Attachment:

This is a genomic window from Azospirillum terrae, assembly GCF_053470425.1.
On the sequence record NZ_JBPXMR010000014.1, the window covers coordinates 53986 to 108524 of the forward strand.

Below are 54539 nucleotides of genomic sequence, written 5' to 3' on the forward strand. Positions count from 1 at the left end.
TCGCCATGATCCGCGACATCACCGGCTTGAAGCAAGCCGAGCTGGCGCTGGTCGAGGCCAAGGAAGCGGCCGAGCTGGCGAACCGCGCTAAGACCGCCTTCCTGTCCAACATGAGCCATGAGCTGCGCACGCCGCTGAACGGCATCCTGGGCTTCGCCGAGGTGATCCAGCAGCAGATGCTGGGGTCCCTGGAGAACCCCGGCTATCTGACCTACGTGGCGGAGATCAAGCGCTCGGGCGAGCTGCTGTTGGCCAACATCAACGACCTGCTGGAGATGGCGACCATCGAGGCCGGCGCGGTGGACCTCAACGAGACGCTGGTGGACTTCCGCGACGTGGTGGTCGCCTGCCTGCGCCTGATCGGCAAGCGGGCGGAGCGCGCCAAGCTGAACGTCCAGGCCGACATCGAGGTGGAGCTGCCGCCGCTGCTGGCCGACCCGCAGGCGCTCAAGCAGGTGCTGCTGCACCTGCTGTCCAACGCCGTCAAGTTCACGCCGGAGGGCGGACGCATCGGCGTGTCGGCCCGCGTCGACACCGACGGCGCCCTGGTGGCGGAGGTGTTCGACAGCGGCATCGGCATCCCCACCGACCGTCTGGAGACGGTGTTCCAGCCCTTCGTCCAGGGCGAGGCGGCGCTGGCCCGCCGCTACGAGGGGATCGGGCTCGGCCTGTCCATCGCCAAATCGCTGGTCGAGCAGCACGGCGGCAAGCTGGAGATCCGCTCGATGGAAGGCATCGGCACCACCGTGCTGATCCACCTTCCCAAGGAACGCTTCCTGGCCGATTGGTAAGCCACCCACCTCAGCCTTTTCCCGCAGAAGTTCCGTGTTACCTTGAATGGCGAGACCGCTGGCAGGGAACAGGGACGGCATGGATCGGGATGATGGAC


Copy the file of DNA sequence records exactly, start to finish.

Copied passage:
This is a genomic window from Azospirillum terrae, assembly GCF_053470425.1.
On the sequence record NZ_JBPXMR010000014.1, the window covers coordinates 53986 to 108524 of the forward strand.

Below are 54539 nucleotides of genomic sequence, written 5' to 3' on the forward strand. Positions count from 1 at the left end.
TCGCCATGATCCGCGACATCACCGGCTTGAAGCAAGCCGAGCTGGCGCTGGTCGAGGCCAAGGAAGCGGCCGAGCTGGCGAACCGCGCTAAGACCGCCTTCCTGTCCAACATGAGCCATGAGCTGCGCACGCCGCTGAACGGCATCCTGGGCTTCGCCGAGGTGATCCAGCAGCAGATGCTGGGGTCCCTGGAGAACCCCGGCTATCTGACCTACGTGGCGGAGATCAAGCGCTCGGGCGAGCTGCTGTTGGCCAACATCAACGACCTGCTGGAGATGGCGACCATCGAGGCCGGCGCGGTGGACCTCAACGAGACGCTGGTGGACTTCCGCGACGTGGTGGTCGCCTGCCTGCGCCTGATCGGCAAGCGGGCGGAGCGCGCCAAGCTGAACGTCCAGGCCGACATCGAGGTGGAGCTGCCGCCGCTGCTGGCCGACCCGCAGGCGCTCAAGCAGGTGCTGCTGCACCTGCTGTCCAACGCCGTCAAGTTCACGCCGGAGGGCGGACGCATCGGCGTGTCGGCCCGCGTCGACACCGACGGCGCCCTGGTGGCGGAGGTGTTCGACAGCGGCATCGGCATCCCCACCGACCGTCTGGAGACGGTGTTCCAGCCCTTCGTCCAGGGCGAGGCGGCGCTGGCCCGCCGCTACGAGGGGATCGGGCTCGGCCTGTCCATCGCCAAATCGCTGGTCGAGCAGCACGGCGGCAAGCTGGAGATCCGCTCGATGGAAGGCATCGGCACCACCGTGCTGATCCACCTTCCCAAGGAACGCTTCCTGGCCGATTGGTAAGCCACCCACCTCAGCCTTTTCCCGCAGAAGTTCCGTGTTACCTTGAATGGCGAGACCGCTGGCAGGGAACAGGGACGGCATGGATCGGGATGATGGAC